German court snubs rebellion charges against Puigdemont, once again

The Spanish authorities claimed that Puigdemont posed a greater flight risk

The German court of Schleswig-Holstein has dealt another blow to the aspirations of Justice Pablo Llarena of Spain’s Supreme Court. On Tuesday the German regional court agreed that the events which Carles Puigdemont is being probed over do not constitute a crime of rebellion. That is what the German court conveyed in a statement which dismisses the request to arrest the Catalan leader after examining new evidence which —according to the Spanish and German prosecutors— showed that Puigdemont posed an increased flight risk.

In a document dated on May 9, the German prosecutor’s office had asked the Schleswig-Holstein court to apprehend Puigdemont once again, as they intended to request that he be handed over to the Spanish authorities. This move would be backed by fresh evidence (footage of the referendum on October 1) provided by their Spanish counterpart, which allegedly helped to build a stronger case for rebellion charges (high treason, as per Article 81 of the German criminal code) or a serious disturbance of the peace (Article 125 of Germany’s criminal code).

However, in its Tuesday statement the Schleswig-Holstein court argues that “there have been no significant changes, neither in the context of the indictment nor in the evidence provided, that advise a different recommendation” from the original position adopted by the same court on April 5.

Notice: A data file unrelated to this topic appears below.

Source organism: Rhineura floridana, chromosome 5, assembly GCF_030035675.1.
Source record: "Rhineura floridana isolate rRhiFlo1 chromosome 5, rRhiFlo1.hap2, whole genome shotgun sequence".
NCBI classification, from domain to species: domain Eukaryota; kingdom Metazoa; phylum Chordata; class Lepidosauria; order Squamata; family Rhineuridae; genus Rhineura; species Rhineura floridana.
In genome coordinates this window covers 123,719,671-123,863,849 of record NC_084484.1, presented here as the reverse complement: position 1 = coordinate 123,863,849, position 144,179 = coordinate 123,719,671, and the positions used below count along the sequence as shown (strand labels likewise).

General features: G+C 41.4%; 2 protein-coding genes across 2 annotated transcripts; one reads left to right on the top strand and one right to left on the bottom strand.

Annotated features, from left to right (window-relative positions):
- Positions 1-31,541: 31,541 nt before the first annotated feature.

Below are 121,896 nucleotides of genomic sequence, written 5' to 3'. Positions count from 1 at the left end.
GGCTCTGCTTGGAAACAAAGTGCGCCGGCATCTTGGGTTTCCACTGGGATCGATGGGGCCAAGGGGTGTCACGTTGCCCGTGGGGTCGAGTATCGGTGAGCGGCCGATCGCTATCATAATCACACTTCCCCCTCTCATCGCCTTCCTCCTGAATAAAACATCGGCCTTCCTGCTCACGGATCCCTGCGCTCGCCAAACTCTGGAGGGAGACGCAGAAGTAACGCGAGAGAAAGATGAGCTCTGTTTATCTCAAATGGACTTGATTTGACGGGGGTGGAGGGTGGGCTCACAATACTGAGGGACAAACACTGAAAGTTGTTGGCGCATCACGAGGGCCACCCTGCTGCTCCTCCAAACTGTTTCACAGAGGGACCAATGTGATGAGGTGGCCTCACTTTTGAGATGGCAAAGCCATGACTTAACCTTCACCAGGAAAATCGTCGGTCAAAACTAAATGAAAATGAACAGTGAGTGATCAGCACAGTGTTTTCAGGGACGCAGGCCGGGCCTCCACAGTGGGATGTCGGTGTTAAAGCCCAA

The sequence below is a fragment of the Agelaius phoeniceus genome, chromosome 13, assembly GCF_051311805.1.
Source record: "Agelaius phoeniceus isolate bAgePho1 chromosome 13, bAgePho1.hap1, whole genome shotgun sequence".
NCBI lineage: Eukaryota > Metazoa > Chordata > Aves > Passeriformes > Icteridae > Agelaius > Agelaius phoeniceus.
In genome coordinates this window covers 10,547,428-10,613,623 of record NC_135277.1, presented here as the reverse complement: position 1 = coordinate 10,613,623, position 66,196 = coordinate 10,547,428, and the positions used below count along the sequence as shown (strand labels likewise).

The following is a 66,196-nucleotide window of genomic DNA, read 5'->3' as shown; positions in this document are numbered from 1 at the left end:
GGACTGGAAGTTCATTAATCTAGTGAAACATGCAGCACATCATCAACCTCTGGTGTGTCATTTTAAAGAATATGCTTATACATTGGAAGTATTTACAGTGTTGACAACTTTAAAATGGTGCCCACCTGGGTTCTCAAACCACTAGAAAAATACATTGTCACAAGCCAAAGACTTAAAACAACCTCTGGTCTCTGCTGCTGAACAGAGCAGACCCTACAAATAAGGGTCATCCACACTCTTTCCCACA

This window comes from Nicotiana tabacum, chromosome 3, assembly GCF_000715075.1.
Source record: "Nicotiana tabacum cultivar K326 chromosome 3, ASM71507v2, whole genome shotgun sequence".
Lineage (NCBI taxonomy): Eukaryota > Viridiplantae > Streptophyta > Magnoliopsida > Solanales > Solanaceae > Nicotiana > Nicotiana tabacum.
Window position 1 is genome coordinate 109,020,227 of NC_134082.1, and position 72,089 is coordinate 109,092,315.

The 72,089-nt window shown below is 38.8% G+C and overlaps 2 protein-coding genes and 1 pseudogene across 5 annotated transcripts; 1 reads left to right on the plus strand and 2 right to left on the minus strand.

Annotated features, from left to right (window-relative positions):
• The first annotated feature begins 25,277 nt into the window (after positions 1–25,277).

The court insists that the conditions which would ordinarily characterise a crime of high treason —the German equivalent of rebellion— are not present in this case because “the additional information on the specific events does not change anything about it”. The German court also dismisses the claim that the events under investigation might be regarded as a serious disturbance of the peace that Puigdemont might be held accountable for because —according to the statement— the former Catalan president is not personally responsible for the actions of certain individuals during the clashes on October 1 at polling stations targeted by the Spanish police. All in all —and given the current state of the proceedings—, the German regional court does not believe that Puigdemont poses “a greater flight risk”.

Prosecutor stresses weight of fresh evidence

The German public prosecutor believed that the new information provided by the Spanish authorities (in particular, footage which sought to prove that violence was used against Spanish police officers) was conclusive enough to reassess Puigdemont’s flight risk. Furthermore, he felt the the Schleswig-Holstein court ought to reconsider its decision not to grant Puigdemont’s extradition for rebellion. Interestingly, the prosecutor’s demand to detain Puigdemont was submitted prior to filing a new request to add the crime of rebellion to the extradition process, which still remains open for the lesser offence of misuse of public funds. The prosecutor’s statement demanding Puigdemont’s arrest is dated on May 9, whereas the extradition request has not been submitted yet. Whether it will ever be filed at all, in the wake of such a rebuttal by the German court, is something that remains to be seen.

Puigdemont’s lawyer advises a cool head

Despite the prosecutor’s new request, in a message on Twitter Puigdemont’s lawyer Jaume Alonso Cuevillas advised keeping a cool head: ”It is perfectly normal for the prosecutor to speak on behalf of the country that has requested the extradition”, he noted, and added that ultimately it will be a matter for the court to decide.

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